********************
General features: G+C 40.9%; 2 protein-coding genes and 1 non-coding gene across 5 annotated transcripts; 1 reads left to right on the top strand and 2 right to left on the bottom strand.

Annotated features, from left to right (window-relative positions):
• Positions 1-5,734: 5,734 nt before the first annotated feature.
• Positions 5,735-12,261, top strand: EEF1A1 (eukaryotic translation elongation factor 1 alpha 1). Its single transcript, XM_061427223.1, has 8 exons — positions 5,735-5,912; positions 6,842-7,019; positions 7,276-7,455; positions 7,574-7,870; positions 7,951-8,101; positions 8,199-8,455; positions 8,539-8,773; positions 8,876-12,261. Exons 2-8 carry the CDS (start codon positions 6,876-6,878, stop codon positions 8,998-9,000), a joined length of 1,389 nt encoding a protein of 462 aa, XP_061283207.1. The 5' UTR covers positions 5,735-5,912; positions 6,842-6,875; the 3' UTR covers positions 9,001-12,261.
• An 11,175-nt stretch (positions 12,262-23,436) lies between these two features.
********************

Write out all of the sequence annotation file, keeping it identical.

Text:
General features: G+C 40.9%; 2 protein-coding genes and 1 non-coding gene across 5 annotated transcripts; 1 reads left to right on the top strand and 2 right to left on the bottom strand.

Annotated features, from left to right (window-relative positions):
• Positions 1-5,734: 5,734 nt before the first annotated feature.
• Positions 5,735-12,261, top strand: EEF1A1 (eukaryotic translation elongation factor 1 alpha 1). Its single transcript, XM_061427223.1, has 8 exons — positions 5,735-5,912; positions 6,842-7,019; positions 7,276-7,455; positions 7,574-7,870; positions 7,951-8,101; positions 8,199-8,455; positions 8,539-8,773; positions 8,876-12,261. Exons 2-8 carry the CDS (start codon positions 6,876-6,878, stop codon positions 8,998-9,000), a joined length of 1,389 nt encoding a protein of 462 aa, XP_061283207.1. The 5' UTR covers positions 5,735-5,912; positions 6,842-6,875; the 3' UTR covers positions 9,001-12,261.
• An 11,175-nt stretch (positions 12,262-23,436) lies between these two features.